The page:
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RIP Michael Hurll

Creator of British Comedy Awards dies at 75

Michael Hurll - the man who started the British Comedy Awards –  died yesterday at the age of 75.

Over his 50-year career as a TV producer, his other credits include The Two Ronnies, Billy Connolly In Concert and the last Peter Cook and Dudley Moore show,

Outside of comedy, his most significant of many contributions to broadcasting was producing Top of the Pops for much of the 1980s, turning a tired format into a more relevant music show. At one point he was simultaneously producing TOTP and the Two Ronnies.

Before then he had already notched up an enviable record in light entertainment, as producer of the Seaside Special variety shows and working with the likes of Cilla Black, Cliff Richard and David Frost.

He joined the BBC straight from the elite St Paul’s School in London in 1956 – alongside Michael Winner. Under the watchful tutelage of legendary impresario Lesley Grade, a family friend, he worked his way through he BBC from stage manager to producing and directing the Billy Cotton Show.

He started the British Comedy Awards in 1990, to raise the profile of the industry, and succeeded in creating some memorable moments of television: from Julian Clary’s joke about fisting Norman Lamont to Spike Milligan calling Prince Charles a ‘grovelling little bastard’ to the snake that tried to get into the audience.

Among those paying tribute today were DJ and presenter Mike Smith, who worked with Hurll on the Late, Late Breakfast Show with Noel Edmonds. He called the producer ‘a mentor to me and many, adding: ‘He let us be us. And he led like a General.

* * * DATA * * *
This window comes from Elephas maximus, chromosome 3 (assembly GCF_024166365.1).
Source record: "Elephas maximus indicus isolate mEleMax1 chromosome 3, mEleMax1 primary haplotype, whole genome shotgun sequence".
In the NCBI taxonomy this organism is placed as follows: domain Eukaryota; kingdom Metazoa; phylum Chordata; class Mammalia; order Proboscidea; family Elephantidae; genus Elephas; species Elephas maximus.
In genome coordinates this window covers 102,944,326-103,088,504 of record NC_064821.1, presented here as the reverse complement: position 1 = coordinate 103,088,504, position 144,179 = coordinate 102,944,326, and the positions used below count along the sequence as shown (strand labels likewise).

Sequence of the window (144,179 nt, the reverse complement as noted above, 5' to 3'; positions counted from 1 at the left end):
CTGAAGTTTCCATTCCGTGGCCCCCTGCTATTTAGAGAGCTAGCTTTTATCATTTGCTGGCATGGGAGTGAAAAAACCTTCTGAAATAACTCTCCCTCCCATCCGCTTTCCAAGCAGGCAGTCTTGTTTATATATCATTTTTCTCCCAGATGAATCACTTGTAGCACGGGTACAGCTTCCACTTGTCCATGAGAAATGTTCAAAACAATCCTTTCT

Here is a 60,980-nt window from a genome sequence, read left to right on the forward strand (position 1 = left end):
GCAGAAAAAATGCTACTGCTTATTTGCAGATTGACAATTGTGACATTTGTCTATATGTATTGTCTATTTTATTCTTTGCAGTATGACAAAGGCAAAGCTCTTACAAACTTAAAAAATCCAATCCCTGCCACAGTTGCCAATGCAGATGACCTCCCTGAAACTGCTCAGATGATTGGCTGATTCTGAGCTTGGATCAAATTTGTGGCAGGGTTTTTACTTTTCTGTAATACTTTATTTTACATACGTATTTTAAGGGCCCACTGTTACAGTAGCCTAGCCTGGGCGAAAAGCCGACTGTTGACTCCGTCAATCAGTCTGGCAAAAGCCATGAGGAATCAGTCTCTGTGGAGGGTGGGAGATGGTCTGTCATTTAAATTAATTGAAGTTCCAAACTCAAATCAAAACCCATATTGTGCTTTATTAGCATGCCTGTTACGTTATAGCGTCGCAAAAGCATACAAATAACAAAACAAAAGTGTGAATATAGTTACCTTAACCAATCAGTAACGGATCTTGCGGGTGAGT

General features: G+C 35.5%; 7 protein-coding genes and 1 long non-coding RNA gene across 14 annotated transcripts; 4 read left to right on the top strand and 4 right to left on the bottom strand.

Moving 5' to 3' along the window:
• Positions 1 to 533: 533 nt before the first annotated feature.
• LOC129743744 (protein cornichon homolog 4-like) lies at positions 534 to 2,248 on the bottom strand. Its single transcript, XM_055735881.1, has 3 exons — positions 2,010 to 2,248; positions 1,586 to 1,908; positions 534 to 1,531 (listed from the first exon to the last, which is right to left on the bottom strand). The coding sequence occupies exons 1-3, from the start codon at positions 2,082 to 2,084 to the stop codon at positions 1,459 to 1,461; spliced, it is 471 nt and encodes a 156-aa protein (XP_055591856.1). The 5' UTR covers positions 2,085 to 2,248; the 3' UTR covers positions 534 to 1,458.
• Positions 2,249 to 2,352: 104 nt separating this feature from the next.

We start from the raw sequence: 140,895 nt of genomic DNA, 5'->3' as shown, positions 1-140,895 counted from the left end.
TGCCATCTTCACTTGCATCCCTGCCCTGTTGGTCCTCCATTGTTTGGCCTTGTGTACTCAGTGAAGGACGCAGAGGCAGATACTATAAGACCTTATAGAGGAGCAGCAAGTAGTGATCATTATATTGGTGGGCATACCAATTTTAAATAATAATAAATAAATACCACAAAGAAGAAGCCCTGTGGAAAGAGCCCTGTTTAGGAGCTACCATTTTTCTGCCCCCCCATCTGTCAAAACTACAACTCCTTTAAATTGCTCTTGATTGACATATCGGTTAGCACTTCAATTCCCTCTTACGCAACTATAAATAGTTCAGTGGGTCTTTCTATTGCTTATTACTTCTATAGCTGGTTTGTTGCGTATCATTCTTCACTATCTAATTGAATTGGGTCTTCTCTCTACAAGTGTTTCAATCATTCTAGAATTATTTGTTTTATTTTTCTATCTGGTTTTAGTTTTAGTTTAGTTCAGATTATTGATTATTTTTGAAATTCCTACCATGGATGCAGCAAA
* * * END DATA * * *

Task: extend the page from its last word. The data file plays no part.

Writer Nigel Crowle tweeted: ‘Sad to say goodbye to Michael Hurll, Comedy/Ent TV legend, inspirational producer & really nice man. He always had the best showbiz stories.’

Towards the end of his life, Hurll suffered from Parkinson's disease, but continued to work until very recently.

He always said his job was to guide talent, rather that take the lead, saying: ‘I’m one of those people like the TV doctor: when the patient needs a bit of TLC, I’m brought in. It’s about trying to convince the performer they should be going in a different direction. Or making them bloody well work. So many of them take it easy once they’ve made it. It’s hard to get to the top but it’s even harder to stay there.’

Click here to read Chortle’s 2007 interview with Hurll – when he predicted Michael McIntrye and Russell Howard would become comedy’s next big things.

Posted: 20 Sep 2012

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